Quantitative Alienation in the Workplace

For my graduate paper, I studied perceptions of workplace stress through the critical lens of social disablement.  Writing this paper was certainly an intellectual exercise that at the time didn’t seem to have many practical applications.  I am therefore honoured to become better acquainted with the “mechanics” of quantitative alienation through my day-to-day duties.  I respect the fact that I can’t share any substantial details about my actual work processes on a blog.  It will therefore be necessary for me to focus on concepts and to keep the conversation at this conceptual level.  I will admit however that much of this blog is about a case that I studied during my graduate studies – about 30 years of archived management records relating to an organization that is no longer in operation – gained through “freedom of information” provisions.

I have already encountered a few interpretations of the meaning of “prescriptive data,” which is certainly important for me to know in order to prevent misunderstanding with readers.  When processes are “prescribed” – that is to say, not open to personal discretion but rather spelled out in specific details – I describe those processes as prescriptive.  Within this framework therefore, if one were to deviate from those prescribed processes or normatives, it is the role of the data to point to the level of deviation.  Prescriptive data might therefore be generated by operations such as quality control and compliance.  In older companies where processes might be deeply entrenched, many functions including human resources might seem unusually bureaucratic.  I consider bureaucracy indicative of a prescriptive environment.  There might be many reasons why these controls exist in the workplace.  I don’t question the reasons but merely take note of their presence.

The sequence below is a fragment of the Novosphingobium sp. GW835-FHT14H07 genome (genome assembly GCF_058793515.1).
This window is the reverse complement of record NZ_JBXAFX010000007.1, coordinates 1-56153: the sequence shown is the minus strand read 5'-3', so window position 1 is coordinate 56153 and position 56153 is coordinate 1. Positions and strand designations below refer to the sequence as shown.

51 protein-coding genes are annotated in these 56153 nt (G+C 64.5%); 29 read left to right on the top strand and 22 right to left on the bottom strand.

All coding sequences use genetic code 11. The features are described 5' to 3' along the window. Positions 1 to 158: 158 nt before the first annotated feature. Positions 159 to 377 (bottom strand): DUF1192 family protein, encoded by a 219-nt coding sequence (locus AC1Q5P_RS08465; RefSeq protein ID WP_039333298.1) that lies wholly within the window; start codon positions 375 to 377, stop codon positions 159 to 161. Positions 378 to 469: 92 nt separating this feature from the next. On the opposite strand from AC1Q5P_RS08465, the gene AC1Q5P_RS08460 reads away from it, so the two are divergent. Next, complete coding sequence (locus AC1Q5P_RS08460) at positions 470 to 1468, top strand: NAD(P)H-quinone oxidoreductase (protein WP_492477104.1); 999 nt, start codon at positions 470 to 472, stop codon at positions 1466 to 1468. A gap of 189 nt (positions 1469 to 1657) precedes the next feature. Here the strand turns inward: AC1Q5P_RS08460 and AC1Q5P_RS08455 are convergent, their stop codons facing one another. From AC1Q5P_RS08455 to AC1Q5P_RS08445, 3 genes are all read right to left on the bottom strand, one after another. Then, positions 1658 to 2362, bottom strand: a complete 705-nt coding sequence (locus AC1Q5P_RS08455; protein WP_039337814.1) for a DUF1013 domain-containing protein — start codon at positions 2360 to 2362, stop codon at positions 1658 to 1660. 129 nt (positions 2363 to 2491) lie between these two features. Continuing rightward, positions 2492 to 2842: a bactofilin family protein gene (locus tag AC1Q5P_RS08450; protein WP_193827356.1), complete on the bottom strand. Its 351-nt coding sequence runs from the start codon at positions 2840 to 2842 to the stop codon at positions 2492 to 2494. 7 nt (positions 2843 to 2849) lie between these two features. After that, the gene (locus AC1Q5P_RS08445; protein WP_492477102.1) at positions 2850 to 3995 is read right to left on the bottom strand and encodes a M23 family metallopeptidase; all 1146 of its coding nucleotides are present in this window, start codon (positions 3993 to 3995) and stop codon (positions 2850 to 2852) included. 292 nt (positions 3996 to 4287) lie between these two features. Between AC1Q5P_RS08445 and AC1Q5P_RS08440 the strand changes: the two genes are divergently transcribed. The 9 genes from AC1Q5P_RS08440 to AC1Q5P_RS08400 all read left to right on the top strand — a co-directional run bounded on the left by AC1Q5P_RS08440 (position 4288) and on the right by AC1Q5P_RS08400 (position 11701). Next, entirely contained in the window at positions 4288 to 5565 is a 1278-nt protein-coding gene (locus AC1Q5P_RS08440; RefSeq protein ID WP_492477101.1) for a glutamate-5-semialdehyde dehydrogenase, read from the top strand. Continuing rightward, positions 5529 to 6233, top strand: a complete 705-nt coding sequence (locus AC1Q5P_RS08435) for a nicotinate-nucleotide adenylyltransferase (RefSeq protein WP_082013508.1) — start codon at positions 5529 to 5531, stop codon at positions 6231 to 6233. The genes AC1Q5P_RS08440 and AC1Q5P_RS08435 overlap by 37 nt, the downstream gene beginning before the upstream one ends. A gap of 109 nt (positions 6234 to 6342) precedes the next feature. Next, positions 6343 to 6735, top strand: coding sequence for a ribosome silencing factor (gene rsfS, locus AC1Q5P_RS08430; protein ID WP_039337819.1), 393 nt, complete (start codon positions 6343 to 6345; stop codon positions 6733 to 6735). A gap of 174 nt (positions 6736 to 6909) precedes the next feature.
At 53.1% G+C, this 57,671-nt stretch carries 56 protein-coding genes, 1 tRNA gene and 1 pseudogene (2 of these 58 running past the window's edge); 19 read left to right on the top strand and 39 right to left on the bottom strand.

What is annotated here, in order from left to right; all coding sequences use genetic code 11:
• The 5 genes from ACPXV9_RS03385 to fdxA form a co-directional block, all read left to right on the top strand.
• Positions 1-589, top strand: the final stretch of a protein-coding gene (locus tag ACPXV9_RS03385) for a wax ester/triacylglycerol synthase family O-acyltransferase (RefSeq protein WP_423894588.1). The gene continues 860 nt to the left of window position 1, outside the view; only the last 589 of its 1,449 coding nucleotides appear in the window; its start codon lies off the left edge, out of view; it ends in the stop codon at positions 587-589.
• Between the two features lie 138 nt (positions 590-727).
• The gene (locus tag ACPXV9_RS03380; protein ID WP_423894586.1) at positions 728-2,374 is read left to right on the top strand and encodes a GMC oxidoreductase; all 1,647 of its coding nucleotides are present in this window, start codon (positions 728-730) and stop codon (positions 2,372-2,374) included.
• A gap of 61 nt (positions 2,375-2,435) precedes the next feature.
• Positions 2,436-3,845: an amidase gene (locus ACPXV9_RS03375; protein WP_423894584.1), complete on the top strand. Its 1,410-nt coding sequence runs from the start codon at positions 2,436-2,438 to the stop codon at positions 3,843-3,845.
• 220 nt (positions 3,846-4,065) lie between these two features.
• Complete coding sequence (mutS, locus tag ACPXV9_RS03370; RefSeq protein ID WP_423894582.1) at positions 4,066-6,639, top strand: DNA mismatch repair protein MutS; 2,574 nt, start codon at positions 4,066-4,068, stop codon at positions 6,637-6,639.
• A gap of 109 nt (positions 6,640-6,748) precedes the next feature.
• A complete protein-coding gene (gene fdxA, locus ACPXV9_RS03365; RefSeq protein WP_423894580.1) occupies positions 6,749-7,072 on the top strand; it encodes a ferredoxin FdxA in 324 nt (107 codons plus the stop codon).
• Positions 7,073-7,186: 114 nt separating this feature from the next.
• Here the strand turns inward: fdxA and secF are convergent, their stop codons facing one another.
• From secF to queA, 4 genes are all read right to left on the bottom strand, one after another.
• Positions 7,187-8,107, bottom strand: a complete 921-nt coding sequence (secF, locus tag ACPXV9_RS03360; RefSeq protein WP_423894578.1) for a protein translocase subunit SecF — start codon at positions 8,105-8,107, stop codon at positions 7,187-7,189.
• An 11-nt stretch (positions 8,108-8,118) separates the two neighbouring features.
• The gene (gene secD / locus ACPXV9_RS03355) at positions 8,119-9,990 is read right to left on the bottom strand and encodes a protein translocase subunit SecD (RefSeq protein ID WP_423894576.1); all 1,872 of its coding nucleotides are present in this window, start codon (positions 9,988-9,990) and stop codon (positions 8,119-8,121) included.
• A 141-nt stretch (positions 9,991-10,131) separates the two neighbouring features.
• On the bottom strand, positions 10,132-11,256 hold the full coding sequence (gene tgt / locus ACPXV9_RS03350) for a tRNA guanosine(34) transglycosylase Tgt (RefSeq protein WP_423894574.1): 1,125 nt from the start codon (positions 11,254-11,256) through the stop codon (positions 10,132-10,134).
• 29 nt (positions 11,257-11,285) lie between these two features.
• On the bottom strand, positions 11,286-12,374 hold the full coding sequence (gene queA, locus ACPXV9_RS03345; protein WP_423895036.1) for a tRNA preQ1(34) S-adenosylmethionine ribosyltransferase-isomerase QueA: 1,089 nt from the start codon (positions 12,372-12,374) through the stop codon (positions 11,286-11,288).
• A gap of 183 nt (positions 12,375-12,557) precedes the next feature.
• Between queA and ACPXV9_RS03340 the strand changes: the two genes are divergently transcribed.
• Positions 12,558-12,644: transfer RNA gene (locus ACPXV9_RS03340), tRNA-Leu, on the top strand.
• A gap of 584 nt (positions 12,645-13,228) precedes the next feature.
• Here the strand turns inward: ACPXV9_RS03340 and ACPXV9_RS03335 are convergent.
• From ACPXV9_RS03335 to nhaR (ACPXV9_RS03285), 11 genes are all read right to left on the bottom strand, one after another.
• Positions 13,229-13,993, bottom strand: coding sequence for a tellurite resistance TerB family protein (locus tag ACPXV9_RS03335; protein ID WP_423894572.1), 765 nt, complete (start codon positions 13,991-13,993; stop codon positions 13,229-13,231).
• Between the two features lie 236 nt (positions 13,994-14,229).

When data is prescriptive, it is part of the control apparatus.  Employees might not consider the endless flow of performance metrics always reasonable.  Yet there has to be some kind of standard to measure people that is grounded in the needs of the organization.  There is an assumption here that the organization is well aware of its needs and how individual employee behaviours contribute to them.  In the context of “quality control,” the assessment isn’t far from the metrics; and the metrics aren’t far from the requirements.  By this I mean that, for example, it is clearly necessary to ensure that bottles containing 200 pills of a particular drug indeed contain precisely 200 pills of that drug, that the bottles are sealed, labeled, shipped to the proper storage area, kept in suitable storage conditions.  The resulting metrics make it possible to ensure that processes give rise to control over quality.  Challenges start to emerge when there is an attempt to make use of metrics for “business management.”

The systematic use of data for business management strikes me as a tectonic shift.  The shift started long ago with the emergence of scientific management.  But even in my lifetime, I would say that the majority of my managers were “people persons” more than professionals who engaged data.  It is with considerable disdain that I once described scientific managers as “micromanagers” – managers that tried to manage every aspect of everything that people did.  But then I came to realize that these days, scientific managers don’t actually manage people directly but rather the data that they generate.  Workers are managed indirectly, at times without any direct contact, which is a way of doing things made possible through technology.  A manager can literally be involved in managing an operation while being situated nowhere near those operations.